USCIS Toughens Adjudication Standards on Nonimmigrant Visa Petitions
USCIS announced on October 23, 2017 that prior policy guidance previously issued by the agency directing officers to give deference to the findings of a previously approved petition is rescinded. Under updated policy guidance, USCIS is instructing its officers to apply the same level of scrutiny to both initial petitions and extension requests for certain nonimmigrant visa categories. The guidance applies to nearly all nonimmigrant classifications filed using Form I-129, Petition for a Nonimmigrant Worker.
In a statement by USCIS Director L. Francis Cissna, “USCIS officers are at the front lines of the administration’s efforts to enhance the integrity of the immigration system. This updated guidance provides clear direction to help advance policies that protect the interests of U.S. workers.”
As before, adjudicators must thoroughly review the petition and supporting evidence to determine eligibility for the benefit sought. The updated guidance instructs officers to apply the same level of scrutiny when reviewing nonimmigrant visa extension requests even where the petitioner, beneficiary and underlying facts are unchanged from a previously approved petition. While adjudicators may ultimately reach the same conclusion as in a prior decision, they are not compelled to do so as a default starting point as the burden of proof to establish eligibility for an immigration benefit always lies with the petitioner.
The previous policy instructed officers to give deference to the findings of a previously approved petition, as long as the key elements were unchanged and there was no evidence of a material error or fraud related to the prior determination. The updated policy guidance rescinds the previous policy.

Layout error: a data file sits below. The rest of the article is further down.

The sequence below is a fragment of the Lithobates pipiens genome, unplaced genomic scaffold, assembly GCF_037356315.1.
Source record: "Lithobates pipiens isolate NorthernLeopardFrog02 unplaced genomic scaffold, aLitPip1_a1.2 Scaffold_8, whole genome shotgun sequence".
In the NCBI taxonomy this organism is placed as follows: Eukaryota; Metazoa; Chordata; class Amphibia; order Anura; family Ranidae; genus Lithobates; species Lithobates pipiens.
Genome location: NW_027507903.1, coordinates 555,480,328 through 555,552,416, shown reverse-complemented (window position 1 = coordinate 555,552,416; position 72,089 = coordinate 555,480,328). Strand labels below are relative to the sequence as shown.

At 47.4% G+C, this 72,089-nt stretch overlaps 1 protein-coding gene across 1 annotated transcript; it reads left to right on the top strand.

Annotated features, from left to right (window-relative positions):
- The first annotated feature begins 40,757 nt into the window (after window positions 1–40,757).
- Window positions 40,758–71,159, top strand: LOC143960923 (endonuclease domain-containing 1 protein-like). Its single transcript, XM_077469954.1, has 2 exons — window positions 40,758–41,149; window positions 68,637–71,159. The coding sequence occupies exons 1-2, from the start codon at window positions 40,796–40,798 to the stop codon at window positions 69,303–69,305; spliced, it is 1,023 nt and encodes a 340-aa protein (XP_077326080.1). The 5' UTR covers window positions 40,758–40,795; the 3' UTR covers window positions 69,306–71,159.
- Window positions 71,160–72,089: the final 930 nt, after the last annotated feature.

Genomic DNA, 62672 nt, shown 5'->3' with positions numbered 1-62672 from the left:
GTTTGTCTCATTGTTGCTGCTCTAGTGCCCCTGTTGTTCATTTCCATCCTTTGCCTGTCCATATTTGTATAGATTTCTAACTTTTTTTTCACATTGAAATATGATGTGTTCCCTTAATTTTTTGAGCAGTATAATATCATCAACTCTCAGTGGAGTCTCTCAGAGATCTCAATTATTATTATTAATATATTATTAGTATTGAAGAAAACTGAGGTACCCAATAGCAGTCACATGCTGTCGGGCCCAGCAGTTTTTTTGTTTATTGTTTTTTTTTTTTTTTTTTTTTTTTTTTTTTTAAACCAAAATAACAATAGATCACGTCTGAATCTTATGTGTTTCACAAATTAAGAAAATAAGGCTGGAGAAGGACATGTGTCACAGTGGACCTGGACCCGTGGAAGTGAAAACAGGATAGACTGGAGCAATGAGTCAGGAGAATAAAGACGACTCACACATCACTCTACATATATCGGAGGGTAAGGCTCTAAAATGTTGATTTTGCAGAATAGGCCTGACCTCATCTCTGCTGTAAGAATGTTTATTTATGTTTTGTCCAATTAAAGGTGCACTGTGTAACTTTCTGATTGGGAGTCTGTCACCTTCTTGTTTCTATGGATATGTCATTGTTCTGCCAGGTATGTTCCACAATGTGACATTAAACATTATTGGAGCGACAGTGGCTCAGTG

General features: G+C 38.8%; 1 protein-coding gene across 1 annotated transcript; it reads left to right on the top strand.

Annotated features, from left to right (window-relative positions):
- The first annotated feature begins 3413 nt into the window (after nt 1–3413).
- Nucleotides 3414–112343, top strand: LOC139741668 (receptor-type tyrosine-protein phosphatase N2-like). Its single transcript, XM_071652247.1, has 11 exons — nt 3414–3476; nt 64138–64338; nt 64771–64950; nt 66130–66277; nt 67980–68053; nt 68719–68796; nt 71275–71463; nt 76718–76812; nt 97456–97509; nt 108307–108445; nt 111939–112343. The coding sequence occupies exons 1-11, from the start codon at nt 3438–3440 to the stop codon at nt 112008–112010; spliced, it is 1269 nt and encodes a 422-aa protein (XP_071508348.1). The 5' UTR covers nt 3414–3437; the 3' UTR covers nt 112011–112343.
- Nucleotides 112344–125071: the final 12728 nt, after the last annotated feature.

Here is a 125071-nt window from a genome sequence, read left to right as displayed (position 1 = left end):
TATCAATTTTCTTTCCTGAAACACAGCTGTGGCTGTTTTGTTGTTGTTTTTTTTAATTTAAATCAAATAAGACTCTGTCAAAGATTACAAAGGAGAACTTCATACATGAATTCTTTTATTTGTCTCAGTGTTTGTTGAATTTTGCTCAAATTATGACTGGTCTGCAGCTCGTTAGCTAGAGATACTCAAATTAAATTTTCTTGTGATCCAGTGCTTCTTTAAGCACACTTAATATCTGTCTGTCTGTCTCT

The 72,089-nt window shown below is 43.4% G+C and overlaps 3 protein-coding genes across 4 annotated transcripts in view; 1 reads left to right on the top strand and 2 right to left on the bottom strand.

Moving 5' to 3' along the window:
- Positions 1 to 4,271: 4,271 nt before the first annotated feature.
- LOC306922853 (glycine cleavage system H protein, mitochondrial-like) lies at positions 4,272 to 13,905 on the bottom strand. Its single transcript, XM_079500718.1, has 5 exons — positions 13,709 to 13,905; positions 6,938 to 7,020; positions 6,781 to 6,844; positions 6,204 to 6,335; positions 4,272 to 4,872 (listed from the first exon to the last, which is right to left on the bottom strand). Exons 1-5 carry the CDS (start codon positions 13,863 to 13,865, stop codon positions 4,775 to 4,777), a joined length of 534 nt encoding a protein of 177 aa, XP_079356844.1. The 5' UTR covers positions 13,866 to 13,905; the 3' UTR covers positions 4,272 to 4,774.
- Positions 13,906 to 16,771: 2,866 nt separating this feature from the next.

Under the law, the burden of proof in establishing eligibility for the visa petition extension is on the petitioner, regardless of whether USCIS previously approved a petition. The adjudicator’s determination is based on the merits of each case, and officers may request additional evidence if the petitioner has not submitted sufficient evidence to establish eligibility.
Interim and final policy memos are official USCIS policy documents and are effective the date the memos are issued. If you have questions about how this policy shift affects your immigration process, the Immigration Team at Whiteman Osterman & Hanna LLP is available to answer your questions. Whiteman Osterman and Hanna, LLP based in Albany, NY has the largest corporate and professional immigration practice in the region with an unmatched depth of experience in all aspects of employment-based immigration.